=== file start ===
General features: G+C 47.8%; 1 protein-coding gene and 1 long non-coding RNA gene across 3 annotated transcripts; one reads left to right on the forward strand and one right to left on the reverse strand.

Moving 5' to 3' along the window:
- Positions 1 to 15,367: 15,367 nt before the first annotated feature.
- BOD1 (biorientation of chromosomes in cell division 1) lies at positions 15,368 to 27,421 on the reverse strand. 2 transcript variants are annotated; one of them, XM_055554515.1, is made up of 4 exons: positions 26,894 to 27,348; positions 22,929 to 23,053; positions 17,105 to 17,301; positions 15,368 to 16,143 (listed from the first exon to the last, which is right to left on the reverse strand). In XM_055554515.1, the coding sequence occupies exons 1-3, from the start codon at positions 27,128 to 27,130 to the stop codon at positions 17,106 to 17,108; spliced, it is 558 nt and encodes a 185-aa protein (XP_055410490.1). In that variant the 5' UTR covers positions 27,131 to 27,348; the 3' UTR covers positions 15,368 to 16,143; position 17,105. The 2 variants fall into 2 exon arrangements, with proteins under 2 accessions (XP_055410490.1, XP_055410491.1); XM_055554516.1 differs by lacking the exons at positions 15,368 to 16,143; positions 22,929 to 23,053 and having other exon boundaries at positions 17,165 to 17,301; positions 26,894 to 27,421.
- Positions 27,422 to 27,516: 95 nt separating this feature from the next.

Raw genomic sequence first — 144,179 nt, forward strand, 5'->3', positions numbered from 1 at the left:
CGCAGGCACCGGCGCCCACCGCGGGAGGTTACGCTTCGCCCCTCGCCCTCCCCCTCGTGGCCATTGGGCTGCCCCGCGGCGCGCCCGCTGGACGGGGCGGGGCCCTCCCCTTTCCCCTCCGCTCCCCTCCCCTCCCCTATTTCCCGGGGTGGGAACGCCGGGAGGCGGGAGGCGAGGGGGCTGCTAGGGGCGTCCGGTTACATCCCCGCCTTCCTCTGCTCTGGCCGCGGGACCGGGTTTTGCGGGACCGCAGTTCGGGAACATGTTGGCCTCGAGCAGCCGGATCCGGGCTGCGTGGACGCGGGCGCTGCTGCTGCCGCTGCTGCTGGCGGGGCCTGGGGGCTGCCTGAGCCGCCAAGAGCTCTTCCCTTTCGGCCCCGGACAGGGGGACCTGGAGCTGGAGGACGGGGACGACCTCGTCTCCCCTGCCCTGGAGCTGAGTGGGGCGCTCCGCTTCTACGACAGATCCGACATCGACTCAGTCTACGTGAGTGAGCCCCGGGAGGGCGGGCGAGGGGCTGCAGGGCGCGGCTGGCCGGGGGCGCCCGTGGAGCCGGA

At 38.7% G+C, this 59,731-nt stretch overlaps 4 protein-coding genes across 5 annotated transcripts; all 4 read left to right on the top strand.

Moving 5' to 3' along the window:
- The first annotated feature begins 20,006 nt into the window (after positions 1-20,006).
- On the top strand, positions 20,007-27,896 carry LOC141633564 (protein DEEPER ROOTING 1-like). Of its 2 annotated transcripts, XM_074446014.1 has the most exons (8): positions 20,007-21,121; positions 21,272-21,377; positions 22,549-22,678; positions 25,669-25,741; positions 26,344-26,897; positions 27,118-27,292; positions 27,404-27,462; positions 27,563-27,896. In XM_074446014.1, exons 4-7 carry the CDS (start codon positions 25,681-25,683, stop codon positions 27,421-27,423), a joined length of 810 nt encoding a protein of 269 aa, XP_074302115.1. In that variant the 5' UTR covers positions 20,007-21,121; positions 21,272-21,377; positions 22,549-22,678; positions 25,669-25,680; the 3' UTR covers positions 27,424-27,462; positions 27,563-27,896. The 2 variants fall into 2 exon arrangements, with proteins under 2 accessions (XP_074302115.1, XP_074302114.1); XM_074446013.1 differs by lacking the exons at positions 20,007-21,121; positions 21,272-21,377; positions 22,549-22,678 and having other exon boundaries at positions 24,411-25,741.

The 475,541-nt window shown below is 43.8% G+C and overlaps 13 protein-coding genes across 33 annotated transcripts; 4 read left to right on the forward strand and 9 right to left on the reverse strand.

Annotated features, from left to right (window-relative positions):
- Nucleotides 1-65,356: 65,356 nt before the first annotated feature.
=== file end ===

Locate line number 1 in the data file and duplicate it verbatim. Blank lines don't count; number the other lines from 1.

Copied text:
General features: G+C 47.8%; 1 protein-coding gene and 1 long non-coding RNA gene across 3 annotated transcripts; one reads left to right on the forward strand and one right to left on the reverse strand.